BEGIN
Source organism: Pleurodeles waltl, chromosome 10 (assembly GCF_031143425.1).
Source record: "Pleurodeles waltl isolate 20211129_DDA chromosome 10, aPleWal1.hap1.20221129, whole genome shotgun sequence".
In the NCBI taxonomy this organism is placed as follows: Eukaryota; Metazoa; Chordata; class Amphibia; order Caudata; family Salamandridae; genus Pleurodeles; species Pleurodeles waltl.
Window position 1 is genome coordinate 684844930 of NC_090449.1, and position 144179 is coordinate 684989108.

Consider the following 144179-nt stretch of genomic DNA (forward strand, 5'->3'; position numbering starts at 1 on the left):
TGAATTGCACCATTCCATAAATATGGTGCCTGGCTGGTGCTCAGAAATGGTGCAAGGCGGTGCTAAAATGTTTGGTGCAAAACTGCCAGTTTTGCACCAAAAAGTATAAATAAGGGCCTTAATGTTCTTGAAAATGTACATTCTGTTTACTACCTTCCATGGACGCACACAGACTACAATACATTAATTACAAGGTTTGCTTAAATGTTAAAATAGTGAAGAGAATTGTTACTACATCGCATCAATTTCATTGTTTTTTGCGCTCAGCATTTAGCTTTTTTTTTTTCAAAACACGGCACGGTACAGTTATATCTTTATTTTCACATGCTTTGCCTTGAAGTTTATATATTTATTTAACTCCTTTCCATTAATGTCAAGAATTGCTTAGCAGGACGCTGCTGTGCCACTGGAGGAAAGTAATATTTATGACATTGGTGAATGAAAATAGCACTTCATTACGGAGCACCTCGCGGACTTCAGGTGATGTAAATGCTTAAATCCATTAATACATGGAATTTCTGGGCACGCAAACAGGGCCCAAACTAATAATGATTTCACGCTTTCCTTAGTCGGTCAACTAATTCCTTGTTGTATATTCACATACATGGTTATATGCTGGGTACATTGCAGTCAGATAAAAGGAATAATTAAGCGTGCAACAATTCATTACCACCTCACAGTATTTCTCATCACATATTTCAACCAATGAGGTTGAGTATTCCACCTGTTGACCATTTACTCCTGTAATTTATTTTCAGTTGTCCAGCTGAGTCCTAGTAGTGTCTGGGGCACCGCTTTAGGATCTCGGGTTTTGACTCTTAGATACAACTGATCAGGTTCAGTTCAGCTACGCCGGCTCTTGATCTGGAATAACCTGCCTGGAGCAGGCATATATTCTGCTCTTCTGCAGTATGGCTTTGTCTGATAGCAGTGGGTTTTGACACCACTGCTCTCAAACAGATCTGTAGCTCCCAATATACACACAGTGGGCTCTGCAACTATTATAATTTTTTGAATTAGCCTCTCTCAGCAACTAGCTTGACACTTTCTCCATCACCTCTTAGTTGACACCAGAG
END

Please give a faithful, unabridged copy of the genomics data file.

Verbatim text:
Source organism: Pleurodeles waltl, chromosome 10 (assembly GCF_031143425.1).
Source record: "Pleurodeles waltl isolate 20211129_DDA chromosome 10, aPleWal1.hap1.20221129, whole genome shotgun sequence".
In the NCBI taxonomy this organism is placed as follows: Eukaryota; Metazoa; Chordata; class Amphibia; order Caudata; family Salamandridae; genus Pleurodeles; species Pleurodeles waltl.
Window position 1 is genome coordinate 684844930 of NC_090449.1, and position 144179 is coordinate 684989108.

Consider the following 144179-nt stretch of genomic DNA (forward strand, 5'->3'; position numbering starts at 1 on the left):
TGAATTGCACCATTCCATAAATATGGTGCCTGGCTGGTGCTCAGAAATGGTGCAAGGCGGTGCTAAAATGTTTGGTGCAAAACTGCCAGTTTTGCACCAAAAAGTATAAATAAGGGCCTTAATGTTCTTGAAAATGTACATTCTGTTTACTACCTTCCATGGACGCACACAGACTACAATACATTAATTACAAGGTTTGCTTAAATGTTAAAATAGTGAAGAGAATTGTTACTACATCGCATCAATTTCATTGTTTTTTGCGCTCAGCATTTAGCTTTTTTTTTTTCAAAACACGGCACGGTACAGTTATATCTTTATTTTCACATGCTTTGCCTTGAAGTTTATATATTTATTTAACTCCTTTCCATTAATGTCAAGAATTGCTTAGCAGGACGCTGCTGTGCCACTGGAGGAAAGTAATATTTATGACATTGGTGAATGAAAATAGCACTTCATTACGGAGCACCTCGCGGACTTCAGGTGATGTAAATGCTTAAATCCATTAATACATGGAATTTCTGGGCACGCAAACAGGGCCCAAACTAATAATGATTTCACGCTTTCCTTAGTCGGTCAACTAATTCCTTGTTGTATATTCACATACATGGTTATATGCTGGGTACATTGCAGTCAGATAAAAGGAATAATTAAGCGTGCAACAATTCATTACCACCTCACAGTATTTCTCATCACATATTTCAACCAATGAGGTTGAGTATTCCACCTGTTGACCATTTACTCCTGTAATTTATTTTCAGTTGTCCAGCTGAGTCCTAGTAGTGTCTGGGGCACCGCTTTAGGATCTCGGGTTTTGACTCTTAGATACAACTGATCAGGTTCAGTTCAGCTACGCCGGCTCTTGATCTGGAATAACCTGCCTGGAGCAGGCATATATTCTGCTCTTCTGCAGTATGGCTTTGTCTGATAGCAGTGGGTTTTGACACCACTGCTCTCAAACAGATCTGTAGCTCCCAATATACACACAGTGGGCTCTGCAACTATTATAATTTTTTGAATTAGCCTCTCTCAGCAACTAGCTTGACACTTTCTCCATCACCTCTTAGTTGACACCAGAG